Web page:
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If advertisers want exclusive service from their agencies, they should pay extra for it. That's what DDB Worldwide Chairman-CEO Keith Reinhard told a group of marketing executives last week.

Mr. Reinhard's public statement of a policy he has been privately pushing created a stir at the event, a luncheon sponsored by the Advertising Club of New York.

The DDB executive has been a staunch proponent of overhauling the way agencies are compensated. Currently, most agencies use a commission-based structure, under which clients are billed anywhere from 5% to 15% of media expenditures.

For several years, Mr. Reinhard has proposed a results-based model. His current campaign to get marketers to "pay for exclusivity" is designed to make up for lost revenue when clients demand an agency not handle conflicting brands, he said.


In an interview with Advertising Age, Mr. Reinhard said marketers "can't have it both ways." He said clients want to pay lower commissions, such as 6% for traditional advertising and 3% for media, but still expect an agency not to handle rival accounts.

"It's not fair to ask us to lose revenue and not replace it," he said. "Demanding exclusivity in a category may require me to lose millions of dollars in revenues. Let's talk about how we can get that fee back. If you want me to clean out the network [of conflicts], it should cost something."

Mr. Reinhard said paying for exclusivity is a longstanding business guideline at DDB. However, this was the first public disclosure of the practice. He declined to provide details on how much more DDB clients pay for exclusive service. DDB "works with each client based on their needs, brands, goals and objectives," he said.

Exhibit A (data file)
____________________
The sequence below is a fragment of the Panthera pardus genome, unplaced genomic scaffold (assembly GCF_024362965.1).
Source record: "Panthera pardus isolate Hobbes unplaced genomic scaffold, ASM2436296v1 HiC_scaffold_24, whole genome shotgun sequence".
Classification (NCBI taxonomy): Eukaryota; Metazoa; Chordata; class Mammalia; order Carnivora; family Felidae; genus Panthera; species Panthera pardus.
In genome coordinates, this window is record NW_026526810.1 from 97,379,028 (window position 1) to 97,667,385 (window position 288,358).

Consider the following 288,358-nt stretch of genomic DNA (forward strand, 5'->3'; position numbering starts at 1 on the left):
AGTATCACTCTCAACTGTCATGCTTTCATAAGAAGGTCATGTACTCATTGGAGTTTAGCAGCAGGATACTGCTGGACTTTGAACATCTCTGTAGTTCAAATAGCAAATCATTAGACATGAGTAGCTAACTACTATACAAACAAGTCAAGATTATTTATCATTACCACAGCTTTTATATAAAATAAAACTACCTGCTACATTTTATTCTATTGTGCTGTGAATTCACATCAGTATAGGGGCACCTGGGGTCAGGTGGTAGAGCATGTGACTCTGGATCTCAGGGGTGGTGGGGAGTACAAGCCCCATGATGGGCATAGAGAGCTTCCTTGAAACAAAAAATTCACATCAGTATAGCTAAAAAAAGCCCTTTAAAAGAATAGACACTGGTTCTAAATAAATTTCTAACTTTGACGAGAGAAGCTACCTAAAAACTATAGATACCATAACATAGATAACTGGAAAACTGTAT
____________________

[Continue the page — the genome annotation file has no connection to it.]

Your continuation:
Mr. Reinhard made his comments during a debate between fellow luncheon panelists WPP Group CEO Martin Sorrell, Jordan McGrath Case & Partners/Euro RSCG Chairman-CEO Pat McGrath and Young & Rubicam Chief Operating Officer Ed Vick.


Mr. Sorrell favored the loosening of conflict policies, citing Procter & Gamble Co.'s recent move in that direction as a "ray of hope" for the industry. However, Messrs. Vick and McGrath said the relaxation of conflict policies could damage the closeness of client/agency relationships. Mr. Vick likened an agency/client relationship to a marriage, and said that handling conflicting accounts could weaken trust.

"Our ties to our clients would become very, very loose and easily broken," he said.

Yet Mr. Reinhard noted that while agencies are often constricted by client limits, marketers can play the field.

"Clients seem very willing to use more than one agency," he said. If they're splitting their revenue between two agencies, then they're helping my

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